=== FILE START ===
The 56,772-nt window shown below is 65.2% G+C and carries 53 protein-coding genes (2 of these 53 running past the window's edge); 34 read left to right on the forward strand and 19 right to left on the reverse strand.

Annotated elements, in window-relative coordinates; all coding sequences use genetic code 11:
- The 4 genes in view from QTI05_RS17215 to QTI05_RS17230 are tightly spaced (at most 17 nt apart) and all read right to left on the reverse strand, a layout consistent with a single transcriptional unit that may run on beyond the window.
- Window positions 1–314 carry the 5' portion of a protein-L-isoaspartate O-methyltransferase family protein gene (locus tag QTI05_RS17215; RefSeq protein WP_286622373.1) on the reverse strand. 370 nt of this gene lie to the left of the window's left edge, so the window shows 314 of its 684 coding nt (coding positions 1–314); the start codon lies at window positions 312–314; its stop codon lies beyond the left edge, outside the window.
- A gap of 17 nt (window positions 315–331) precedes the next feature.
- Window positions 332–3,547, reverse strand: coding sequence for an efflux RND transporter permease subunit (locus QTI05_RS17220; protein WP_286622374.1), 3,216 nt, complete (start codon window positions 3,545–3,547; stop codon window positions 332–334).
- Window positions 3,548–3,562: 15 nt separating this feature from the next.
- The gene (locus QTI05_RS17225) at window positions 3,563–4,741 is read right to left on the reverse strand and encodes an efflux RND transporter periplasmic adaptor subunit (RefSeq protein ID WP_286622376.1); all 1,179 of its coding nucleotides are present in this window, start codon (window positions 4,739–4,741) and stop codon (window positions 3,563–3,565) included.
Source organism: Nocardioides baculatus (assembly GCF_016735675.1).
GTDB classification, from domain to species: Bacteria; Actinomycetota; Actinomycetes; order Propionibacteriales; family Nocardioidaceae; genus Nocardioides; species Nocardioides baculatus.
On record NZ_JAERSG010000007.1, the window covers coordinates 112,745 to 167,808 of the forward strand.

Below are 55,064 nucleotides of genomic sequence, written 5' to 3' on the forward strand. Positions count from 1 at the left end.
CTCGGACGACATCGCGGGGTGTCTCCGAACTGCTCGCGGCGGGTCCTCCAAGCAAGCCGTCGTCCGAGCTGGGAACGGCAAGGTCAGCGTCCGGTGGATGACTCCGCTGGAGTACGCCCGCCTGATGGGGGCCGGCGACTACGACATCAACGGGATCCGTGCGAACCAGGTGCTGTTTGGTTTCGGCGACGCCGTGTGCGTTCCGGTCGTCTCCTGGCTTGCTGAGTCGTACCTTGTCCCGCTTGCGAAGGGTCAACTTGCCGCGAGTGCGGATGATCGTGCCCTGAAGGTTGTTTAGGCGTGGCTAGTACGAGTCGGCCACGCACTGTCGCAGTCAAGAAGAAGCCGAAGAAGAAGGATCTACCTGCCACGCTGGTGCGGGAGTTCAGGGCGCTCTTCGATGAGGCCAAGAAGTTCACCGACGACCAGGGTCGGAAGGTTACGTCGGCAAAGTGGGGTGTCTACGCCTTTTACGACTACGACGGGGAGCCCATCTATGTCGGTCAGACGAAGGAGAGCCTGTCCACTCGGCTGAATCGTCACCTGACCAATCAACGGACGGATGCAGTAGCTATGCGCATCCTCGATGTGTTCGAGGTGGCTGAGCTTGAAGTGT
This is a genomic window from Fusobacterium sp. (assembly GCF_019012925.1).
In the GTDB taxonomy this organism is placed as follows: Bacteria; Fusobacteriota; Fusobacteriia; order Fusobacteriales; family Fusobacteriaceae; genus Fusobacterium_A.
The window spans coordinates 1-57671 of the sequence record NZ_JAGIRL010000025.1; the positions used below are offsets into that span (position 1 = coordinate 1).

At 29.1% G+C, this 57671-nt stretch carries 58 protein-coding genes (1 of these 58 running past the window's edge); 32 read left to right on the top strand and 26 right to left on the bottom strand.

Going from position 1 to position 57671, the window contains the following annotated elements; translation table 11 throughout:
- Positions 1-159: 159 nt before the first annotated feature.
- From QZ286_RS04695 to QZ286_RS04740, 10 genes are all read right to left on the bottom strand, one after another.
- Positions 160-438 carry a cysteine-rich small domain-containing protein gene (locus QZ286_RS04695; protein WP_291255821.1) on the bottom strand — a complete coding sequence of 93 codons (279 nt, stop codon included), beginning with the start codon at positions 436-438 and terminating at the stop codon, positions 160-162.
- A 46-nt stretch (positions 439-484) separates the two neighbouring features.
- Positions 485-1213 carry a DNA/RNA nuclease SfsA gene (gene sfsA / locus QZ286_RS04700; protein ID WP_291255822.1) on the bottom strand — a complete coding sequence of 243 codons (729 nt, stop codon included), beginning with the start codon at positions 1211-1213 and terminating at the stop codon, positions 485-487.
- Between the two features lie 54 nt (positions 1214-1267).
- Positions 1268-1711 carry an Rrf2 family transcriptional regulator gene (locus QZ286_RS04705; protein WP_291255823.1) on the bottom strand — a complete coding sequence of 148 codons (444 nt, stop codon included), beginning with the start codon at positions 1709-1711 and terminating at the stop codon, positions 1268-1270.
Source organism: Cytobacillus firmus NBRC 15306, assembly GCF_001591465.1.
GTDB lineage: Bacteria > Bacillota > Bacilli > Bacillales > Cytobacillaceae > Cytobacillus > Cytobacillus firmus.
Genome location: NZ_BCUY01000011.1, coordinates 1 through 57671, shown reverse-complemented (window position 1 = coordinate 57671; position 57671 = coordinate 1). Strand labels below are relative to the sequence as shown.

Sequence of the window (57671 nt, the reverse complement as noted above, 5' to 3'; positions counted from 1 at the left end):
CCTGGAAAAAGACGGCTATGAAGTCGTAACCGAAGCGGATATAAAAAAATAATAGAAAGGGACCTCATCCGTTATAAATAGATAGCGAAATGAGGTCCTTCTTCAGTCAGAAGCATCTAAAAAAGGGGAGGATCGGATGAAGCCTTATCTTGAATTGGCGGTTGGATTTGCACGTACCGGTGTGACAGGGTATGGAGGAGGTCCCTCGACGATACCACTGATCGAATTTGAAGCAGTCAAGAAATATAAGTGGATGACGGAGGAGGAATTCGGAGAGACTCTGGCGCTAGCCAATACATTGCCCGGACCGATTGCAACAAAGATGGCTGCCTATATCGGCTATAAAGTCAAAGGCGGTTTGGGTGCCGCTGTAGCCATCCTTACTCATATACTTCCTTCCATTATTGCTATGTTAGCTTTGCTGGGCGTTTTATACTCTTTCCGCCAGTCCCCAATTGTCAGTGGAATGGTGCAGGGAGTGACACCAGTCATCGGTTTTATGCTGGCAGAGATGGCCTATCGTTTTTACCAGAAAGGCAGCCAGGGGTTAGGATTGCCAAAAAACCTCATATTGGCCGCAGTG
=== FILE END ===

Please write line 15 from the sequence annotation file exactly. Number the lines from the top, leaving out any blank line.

In the GTDB taxonomy this organism is placed as follows: Bacteria; Fusobacteriota; Fusobacteriia; order Fusobacteriales; family Fusobacteriaceae; genus Fusobacterium_A.